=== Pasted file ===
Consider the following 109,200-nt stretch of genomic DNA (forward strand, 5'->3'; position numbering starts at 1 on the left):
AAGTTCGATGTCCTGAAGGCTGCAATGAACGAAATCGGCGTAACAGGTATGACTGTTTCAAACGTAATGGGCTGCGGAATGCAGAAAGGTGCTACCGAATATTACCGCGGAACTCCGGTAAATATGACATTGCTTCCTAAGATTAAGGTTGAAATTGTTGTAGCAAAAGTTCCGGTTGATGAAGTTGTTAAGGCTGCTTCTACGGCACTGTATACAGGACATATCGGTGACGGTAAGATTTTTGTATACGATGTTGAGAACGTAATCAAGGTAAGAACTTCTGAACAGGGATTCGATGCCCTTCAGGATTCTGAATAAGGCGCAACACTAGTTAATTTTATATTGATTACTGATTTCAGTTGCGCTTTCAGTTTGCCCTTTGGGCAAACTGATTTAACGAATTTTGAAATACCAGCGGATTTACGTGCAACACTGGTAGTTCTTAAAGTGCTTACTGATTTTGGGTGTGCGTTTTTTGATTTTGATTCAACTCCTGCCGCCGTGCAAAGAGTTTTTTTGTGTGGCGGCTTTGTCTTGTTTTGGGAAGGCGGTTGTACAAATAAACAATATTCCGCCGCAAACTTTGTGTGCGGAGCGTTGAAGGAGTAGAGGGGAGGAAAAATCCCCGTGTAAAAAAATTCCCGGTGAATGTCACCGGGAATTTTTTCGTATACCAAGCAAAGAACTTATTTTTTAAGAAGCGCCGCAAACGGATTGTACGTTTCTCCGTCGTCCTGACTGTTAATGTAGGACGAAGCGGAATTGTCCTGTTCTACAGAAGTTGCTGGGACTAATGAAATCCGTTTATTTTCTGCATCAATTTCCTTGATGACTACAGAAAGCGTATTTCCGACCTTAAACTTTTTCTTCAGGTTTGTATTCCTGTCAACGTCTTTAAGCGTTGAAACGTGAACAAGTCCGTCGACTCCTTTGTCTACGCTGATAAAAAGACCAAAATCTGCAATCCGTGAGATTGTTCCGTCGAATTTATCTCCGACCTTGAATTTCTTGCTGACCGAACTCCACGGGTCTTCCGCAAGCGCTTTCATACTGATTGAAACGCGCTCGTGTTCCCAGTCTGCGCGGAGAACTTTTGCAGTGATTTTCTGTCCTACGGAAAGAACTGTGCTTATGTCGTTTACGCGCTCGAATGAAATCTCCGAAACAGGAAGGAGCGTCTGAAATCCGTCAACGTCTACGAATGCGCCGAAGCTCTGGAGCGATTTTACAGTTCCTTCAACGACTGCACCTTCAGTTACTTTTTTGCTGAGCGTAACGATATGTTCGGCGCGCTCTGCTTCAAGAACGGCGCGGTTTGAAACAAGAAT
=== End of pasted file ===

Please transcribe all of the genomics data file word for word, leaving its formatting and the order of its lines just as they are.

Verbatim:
Consider the following 109,200-nt stretch of genomic DNA (forward strand, 5'->3'; position numbering starts at 1 on the left):
AAGTTCGATGTCCTGAAGGCTGCAATGAACGAAATCGGCGTAACAGGTATGACTGTTTCAAACGTAATGGGCTGCGGAATGCAGAAAGGTGCTACCGAATATTACCGCGGAACTCCGGTAAATATGACATTGCTTCCTAAGATTAAGGTTGAAATTGTTGTAGCAAAAGTTCCGGTTGATGAAGTTGTTAAGGCTGCTTCTACGGCACTGTATACAGGACATATCGGTGACGGTAAGATTTTTGTATACGATGTTGAGAACGTAATCAAGGTAAGAACTTCTGAACAGGGATTCGATGCCCTTCAGGATTCTGAATAAGGCGCAACACTAGTTAATTTTATATTGATTACTGATTTCAGTTGCGCTTTCAGTTTGCCCTTTGGGCAAACTGATTTAACGAATTTTGAAATACCAGCGGATTTACGTGCAACACTGGTAGTTCTTAAAGTGCTTACTGATTTTGGGTGTGCGTTTTTTGATTTTGATTCAACTCCTGCCGCCGTGCAAAGAGTTTTTTTGTGTGGCGGCTTTGTCTTGTTTTGGGAAGGCGGTTGTACAAATAAACAATATTCCGCCGCAAACTTTGTGTGCGGAGCGTTGAAGGAGTAGAGGGGAGGAAAAATCCCCGTGTAAAAAAATTCCCGGTGAATGTCACCGGGAATTTTTTCGTATACCAAGCAAAGAACTTATTTTTTAAGAAGCGCCGCAAACGGATTGTACGTTTCTCCGTCGTCCTGACTGTTAATGTAGGACGAAGCGGAATTGTCCTGTTCTACAGAAGTTGCTGGGACTAATGAAATCCGTTTATTTTCTGCATCAATTTCCTTGATGACTACAGAAAGCGTATTTCCGACCTTAAACTTTTTCTTCAGGTTTGTATTCCTGTCAACGTCTTTAAGCGTTGAAACGTGAACAAGTCCGTCGACTCCTTTGTCTACGCTGATAAAAAGACCAAAATCTGCAATCCGTGAGATTGTTCCGTCGAATTTATCTCCGACCTTGAATTTCTTGCTGACCGAACTCCACGGGTCTTCCGCAAGCGCTTTCATACTGATTGAAACGCGCTCGTGTTCCCAGTCTGCGCGGAGAACTTTTGCAGTGATTTTCTGTCCTACGGAAAGAACTGTGCTTATGTCGTTTACGCGCTCGAATGAAATCTCCGAAACAGGAAGGAGCGTCTGAAATCCGTCAACGTCTACGAATGCGCCGAAGCTCTGGAGCGATTTTACAGTTCCTTCAACGACTGCACCTTCAGTTACTTTTTTGCTGAGCGTAACGATATGTTCGGCGCGCTCTGCTTCAAGAACGGCGCGGTTTGAAACAAGAAT